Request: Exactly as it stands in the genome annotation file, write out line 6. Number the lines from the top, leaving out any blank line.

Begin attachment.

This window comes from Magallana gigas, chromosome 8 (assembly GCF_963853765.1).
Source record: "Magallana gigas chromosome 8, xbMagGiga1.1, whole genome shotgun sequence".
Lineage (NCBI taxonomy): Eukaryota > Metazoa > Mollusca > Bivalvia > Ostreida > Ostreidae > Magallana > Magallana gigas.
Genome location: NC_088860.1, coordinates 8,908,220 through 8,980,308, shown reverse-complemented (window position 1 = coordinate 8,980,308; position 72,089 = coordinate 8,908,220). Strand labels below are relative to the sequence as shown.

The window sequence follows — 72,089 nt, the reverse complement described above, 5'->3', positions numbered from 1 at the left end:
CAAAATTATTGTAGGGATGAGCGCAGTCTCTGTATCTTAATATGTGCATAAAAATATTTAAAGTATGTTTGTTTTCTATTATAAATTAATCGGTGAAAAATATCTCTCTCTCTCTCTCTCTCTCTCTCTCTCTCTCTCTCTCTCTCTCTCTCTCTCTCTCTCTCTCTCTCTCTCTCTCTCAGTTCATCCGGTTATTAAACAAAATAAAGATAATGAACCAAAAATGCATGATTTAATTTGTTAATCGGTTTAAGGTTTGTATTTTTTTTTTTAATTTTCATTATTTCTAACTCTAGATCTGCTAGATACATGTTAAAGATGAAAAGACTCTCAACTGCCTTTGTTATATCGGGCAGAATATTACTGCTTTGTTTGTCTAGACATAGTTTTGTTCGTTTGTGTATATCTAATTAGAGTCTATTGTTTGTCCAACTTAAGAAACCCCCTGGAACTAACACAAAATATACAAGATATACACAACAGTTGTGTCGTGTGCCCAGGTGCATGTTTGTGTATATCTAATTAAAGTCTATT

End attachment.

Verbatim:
CAAAATTATTGTAGGGATGAGCGCAGTCTCTGTATCTTAATATGTGCATAAAAATATTTAAAGTATGTTTGTTTTCTATTATAAATTAATCGGTGAAAAATATCTCTCTCTCTCTCTCTCTCTCTCTCTCTCTCTCTCTCTCTCTCTCTCTCTCTCTCTCTCTCTCTCTCTCTCTCTCTCAGTTCATCCGGTTATTAAACAAAATAAAGATAATGAACCAAAAATGCATGATTTAATTTGTTAATCGGTTTAAGGTTTGTATTTTTTTTTTTAATTTTCATTATTTCTAACTCTAGATCTGCTAGATACATGTTAAAGATGAAAAGACTCTCAACTGCCTTTGTTATATCGGGCAGAATATTACTGCTTTGTTTGTCTAGACATAGTTTTGTTCGTTTGTGTATATCTAATTAGAGTCTATTGTTTGTCCAACTTAAGAAACCCCCTGGAACTAACACAAAATATACAAGATATACACAACAGTTGTGTCGTGTGCCCAGGTGCATGTTTGTGTATATCTAATTAAAGTCTATT